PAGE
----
[DllImport("KERNEL32.DLL", EntryPoint = "GetPrivateProfileStringW", SetLastError = true, CharSet = CharSet.Unicode, ExactSpelling = true, CallingConvention = CallingConvention.StdCall)]
private static extern int GetPrivateProfileString(
  string lpAppName,
  string lpKeyName,
  string lpDefault,
  string lpReturnString,
  int nSize,
  string lpFilename);

[DllImport("KERNEL32.DLL", EntryPoint = "WritePrivateProfileStringW", SetLastError = true, CharSet = CharSet.Unicode, ExactSpelling = true, CallingConvention = CallingConvention.StdCall)]
private static extern int WritePrivateProfileString(
  string lpAppName,
  string lpKeyName,
  string lpString,
  string lpFilename);        
#endregion

GetPrivateProfileStringW gets the value from file and WritePrivateProfileStringW writes a value to it.

So as you can see you can quickly save the required data to file from any part of code. But imagine that you have about 300 values to be processed all over the application. Even if you create one class for holding it, the process of loading and saving properties’ values will bring you crazy.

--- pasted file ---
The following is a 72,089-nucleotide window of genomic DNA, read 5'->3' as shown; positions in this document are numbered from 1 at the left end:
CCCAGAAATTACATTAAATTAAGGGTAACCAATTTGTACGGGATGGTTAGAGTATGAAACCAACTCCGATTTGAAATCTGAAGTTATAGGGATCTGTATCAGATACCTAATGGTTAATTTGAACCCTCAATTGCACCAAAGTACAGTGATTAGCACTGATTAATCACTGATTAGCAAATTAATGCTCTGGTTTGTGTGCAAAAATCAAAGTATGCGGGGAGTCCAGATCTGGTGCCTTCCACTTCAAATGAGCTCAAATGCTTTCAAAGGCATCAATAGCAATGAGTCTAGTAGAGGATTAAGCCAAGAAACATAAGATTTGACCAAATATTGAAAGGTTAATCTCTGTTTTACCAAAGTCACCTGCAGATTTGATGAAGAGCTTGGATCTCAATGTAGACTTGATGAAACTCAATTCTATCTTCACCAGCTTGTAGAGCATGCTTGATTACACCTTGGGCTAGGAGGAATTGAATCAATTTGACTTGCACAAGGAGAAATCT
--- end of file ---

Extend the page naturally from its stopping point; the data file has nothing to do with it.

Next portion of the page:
As I went crazy very quickly I’ve decided to automate the process using one custom attribute and all the power of reflection.

 

Moving params to custom attribute

You have to remember 4 strings to store any property to file: Filename (physical path of ".ini" file, will be created if not found), Application Name (anything that will be wrapped with "[ ]" brackets, don’t know why MS didn’t call it category or something like that), Key Name and Key Value. First 3 of them are usually static for an application. So the idea is very simple – why not to move them to a custom attribute.

[AttributeUsage(AttributeTargets.Property, AllowMultiple = false)]
public class IniFileKeyBinding : Attribute
{
    private string _Section;
    public string Section
    {
        get { return _Section; }
        set { _Section = value; }
    }

    private string _Key;